Shapeways introduces a soft plastic for 3D printing


May 31, 2013

A shoe designed using Shapeways' new Elasto Plastics material

A shoe designed using Shapeways' new Elasto Plastics material

Image Gallery (3 images)

Shapeways, one of the biggest names in 3D printing, is adding a new squishy plastic material called Elasto Plastics to its available printing options. This new material offers some interesting applications for anything wearable, specifically for sandals and other kinds of footwear.

The material is off-white in color, and quite a bit more flexible than most other printable materials. Shapeways says that it has a "rough, grainy finish." It is also claimed to be quite strong, as long as it's printed with features greater than 5 mm in thickness.

Because of the experimental nature of this new material, it is only available for uploaded designs. This means that items in the Shapeways store will not be available in Elasto Plastics, at least not for the time being. The company plans to test the material until July 9th, at which time it will decide if it wishes to keep it around as design material.

Should this material be successful, it will open up a ton of options for 3D printers that could not be possible with hard plastics. It will take some creative designers to see if this material is worth using, but when they do, 3D printing could change for the better.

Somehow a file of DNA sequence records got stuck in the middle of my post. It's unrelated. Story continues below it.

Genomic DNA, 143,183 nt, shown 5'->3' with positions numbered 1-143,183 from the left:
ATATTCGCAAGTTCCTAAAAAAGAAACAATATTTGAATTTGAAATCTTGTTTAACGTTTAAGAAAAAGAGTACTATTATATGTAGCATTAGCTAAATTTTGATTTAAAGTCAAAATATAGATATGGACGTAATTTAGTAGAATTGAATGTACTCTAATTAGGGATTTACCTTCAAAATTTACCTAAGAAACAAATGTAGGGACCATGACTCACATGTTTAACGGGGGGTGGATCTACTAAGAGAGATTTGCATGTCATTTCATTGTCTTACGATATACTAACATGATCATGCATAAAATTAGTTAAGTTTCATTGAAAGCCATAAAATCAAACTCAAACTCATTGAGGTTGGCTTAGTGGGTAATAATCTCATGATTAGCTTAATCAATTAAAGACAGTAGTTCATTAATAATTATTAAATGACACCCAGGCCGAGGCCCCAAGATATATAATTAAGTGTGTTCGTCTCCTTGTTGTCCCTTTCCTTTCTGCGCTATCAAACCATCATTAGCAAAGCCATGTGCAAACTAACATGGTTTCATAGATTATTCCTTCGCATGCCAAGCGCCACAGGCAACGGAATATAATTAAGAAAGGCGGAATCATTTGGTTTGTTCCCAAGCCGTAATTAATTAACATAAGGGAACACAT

Source: Shapeways

About the Author
Dave LeClair Dave is an avid follower of all things mobile, gaming, and any kind of new technology he can get his hands on. Ever since he first played an NES as a child, he's been an absolute tech and gaming junkie. All articles by Dave LeClair

When 3D starts printing something really worth something, then I will look at 3D with a different eye. How about this. Print nuts and bolts.. wow what a concept. Print parts for my lawnmower. Print a part for my washer and dryer. Print a part for my bike, car, motorcycle, fishing poll, part for my garage door. In short PRINT SOMETHING USEFUL. Not half baked ideas like shoes, bras, and toys...

S Michael

re; S Michael

They do but everybody understands a sandal and the advantage that increased flexibility means but the flexibility needed In an air duct escapes many. Besides shoes are useful but being able to print on additional quality sole material onto broke in boots would be nice.


Do do realize that 5mm is nearly 1/4" ???

Unless you're talking about jello, just about anything is "strong" if you make it that thick.

Anne Ominous

Seeing many other applications in the shock proofing and custom padding inserts, etc...

Bob Flint

I could see something like this being awesome for making custom insoles with "just right" arch support. Generally arch support is either too little or too much, both of which are uncomfortable.


If there is something that 3D print customers want is for their 3D prints to be durable so that it will last long. The elasto-plastic material is quite promising as it lives up to its toughness.

Jacob Wadsworth

S Michael

I foresee this argument being used right up until the point that Walmart is only selling spools of 3D inks, and to be honest, what is the point of it? What will satisfy you? A whole car? Do you buy whole cars every time one part on yours breaks? How many cars have you, personally, junked because the repairs and parts have gotten to be too much to source? 3D printing will eventually, inevitably end that. Never mind that a shoe and a bra are both useful, everything you list has parts available for it on thingiverse - granted only the parts that fit the mechanical capabilities of current materials printable, but they exist nonetheless searched for 'bike', first page searched 'car', first page 'motorcycle', first page 'fishing pole' 'garage door'

Anything else?

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